(Reuters) — Qualcomm won a partial stay against the enforcement of a sweeping antitrust ruling in a lawsuit brought by the Federal Trade Commission (FTC), according to a court filing on Friday.
The company on May 21 lost in an antitrust lawsuit and has been fighting to have the ruling put on hold while it pursued an appeal.
The San Diego, California-based company argued that letting the ruling stand could upend its talks with phone makers over chips for 5G, the next generation of wireless data networks.
In the ruling issued Friday, the U.S. 9th Circuit Court of Appeals put on hold the provisions of the earlier ruling that required Qualcomm to grant patent licenses to rival chip suppliers and end its practice of requiring its chip customers to sign a patent license before purchasing chips.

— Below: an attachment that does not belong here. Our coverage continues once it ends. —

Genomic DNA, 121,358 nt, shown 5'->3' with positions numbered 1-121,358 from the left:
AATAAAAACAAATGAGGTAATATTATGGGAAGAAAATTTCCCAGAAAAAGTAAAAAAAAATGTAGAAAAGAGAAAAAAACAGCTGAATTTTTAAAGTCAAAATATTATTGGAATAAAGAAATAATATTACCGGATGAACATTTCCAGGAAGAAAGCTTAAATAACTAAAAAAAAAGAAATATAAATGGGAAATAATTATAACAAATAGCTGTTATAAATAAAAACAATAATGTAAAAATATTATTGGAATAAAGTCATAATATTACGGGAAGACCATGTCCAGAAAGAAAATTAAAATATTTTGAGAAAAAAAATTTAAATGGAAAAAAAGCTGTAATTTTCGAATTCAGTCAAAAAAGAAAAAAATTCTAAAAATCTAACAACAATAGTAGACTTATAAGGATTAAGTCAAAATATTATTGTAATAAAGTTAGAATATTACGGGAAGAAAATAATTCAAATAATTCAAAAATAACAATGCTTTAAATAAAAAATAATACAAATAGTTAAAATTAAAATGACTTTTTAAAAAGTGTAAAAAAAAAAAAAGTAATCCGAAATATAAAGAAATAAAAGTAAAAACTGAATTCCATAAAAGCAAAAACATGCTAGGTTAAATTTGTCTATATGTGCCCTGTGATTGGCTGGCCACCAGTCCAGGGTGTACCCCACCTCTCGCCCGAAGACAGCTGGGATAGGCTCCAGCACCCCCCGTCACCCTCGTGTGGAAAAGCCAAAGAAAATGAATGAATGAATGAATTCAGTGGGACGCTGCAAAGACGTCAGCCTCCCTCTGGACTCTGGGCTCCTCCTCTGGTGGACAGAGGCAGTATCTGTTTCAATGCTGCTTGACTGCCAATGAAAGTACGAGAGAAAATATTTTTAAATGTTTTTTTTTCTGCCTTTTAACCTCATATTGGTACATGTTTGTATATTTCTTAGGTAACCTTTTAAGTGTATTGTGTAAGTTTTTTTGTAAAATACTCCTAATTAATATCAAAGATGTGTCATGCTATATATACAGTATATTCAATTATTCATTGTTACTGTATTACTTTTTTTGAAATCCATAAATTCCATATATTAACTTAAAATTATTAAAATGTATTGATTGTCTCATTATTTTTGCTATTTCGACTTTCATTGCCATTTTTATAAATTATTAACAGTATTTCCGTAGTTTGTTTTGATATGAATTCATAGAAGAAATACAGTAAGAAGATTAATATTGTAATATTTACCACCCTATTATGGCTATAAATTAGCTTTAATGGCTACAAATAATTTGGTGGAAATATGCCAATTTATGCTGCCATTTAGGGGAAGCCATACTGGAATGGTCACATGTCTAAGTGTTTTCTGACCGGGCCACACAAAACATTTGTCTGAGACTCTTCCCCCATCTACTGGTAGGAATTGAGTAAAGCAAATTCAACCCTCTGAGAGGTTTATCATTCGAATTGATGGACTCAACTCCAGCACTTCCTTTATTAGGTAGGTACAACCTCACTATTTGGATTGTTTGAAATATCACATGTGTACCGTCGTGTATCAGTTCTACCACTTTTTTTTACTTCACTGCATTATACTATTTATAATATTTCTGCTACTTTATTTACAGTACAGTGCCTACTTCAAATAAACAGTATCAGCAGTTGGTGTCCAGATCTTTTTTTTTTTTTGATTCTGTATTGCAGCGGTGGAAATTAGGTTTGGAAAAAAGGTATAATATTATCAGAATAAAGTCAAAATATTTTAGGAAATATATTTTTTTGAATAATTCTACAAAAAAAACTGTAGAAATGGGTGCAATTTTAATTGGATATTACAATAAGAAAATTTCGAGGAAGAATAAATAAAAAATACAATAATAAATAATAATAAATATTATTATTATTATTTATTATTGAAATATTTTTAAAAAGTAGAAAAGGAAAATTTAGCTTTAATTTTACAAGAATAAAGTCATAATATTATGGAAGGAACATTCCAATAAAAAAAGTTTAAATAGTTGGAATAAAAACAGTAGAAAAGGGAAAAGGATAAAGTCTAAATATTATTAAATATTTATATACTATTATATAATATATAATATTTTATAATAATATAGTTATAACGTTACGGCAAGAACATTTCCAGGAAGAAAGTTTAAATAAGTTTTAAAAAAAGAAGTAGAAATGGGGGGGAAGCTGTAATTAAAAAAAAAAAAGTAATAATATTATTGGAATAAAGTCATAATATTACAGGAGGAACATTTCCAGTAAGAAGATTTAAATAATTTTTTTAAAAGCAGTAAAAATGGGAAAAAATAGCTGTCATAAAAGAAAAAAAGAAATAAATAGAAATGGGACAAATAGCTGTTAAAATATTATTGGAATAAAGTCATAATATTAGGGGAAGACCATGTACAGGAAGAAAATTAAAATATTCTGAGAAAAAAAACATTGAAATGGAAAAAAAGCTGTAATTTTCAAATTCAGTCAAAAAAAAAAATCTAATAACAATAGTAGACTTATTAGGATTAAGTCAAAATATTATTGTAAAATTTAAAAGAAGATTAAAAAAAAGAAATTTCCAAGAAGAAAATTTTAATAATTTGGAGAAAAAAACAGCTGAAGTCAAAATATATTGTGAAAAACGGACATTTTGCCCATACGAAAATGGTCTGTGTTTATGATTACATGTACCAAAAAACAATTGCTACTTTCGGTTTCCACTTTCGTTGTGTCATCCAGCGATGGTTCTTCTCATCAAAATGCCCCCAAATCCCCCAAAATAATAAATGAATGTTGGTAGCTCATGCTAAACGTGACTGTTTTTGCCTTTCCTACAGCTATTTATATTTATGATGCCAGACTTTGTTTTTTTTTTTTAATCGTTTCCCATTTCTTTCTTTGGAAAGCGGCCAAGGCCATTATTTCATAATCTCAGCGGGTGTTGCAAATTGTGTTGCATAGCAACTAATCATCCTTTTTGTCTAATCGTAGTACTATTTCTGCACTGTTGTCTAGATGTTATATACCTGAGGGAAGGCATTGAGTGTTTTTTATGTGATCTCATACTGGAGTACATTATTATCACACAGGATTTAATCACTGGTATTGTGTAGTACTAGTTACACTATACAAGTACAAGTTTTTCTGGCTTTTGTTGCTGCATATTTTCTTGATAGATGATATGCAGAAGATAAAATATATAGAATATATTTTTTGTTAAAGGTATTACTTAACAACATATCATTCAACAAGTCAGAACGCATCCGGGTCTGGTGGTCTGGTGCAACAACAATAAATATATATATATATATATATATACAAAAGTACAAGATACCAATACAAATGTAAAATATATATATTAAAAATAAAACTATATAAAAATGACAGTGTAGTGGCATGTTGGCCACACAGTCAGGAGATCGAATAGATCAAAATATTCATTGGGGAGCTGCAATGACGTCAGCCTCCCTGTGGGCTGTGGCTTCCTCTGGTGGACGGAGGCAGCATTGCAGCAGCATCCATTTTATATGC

The earlier ruling would have required Qualcomm to renegotiate all of its existing chip and patent deals, as well as make new deals conform to the requirements.
Qualcomm did not immediately respond to a request for comment. Shares rose briefly after the news but then dropped 0.7% to $76.62 in midday trading. Shares have been volatile this year, rising from the mid-$50 range to above $85 after Qualcomm settled a major lawsuit with Apple, but then dropping to the mid-$60 range after its loss of the case brought by the FTC.
The company has not formally filed its appeal in the FTC lawsuit. The stay granted Friday puts on hold the effect of parts of the ruling while the appeals process, which could take a year or more, plays out.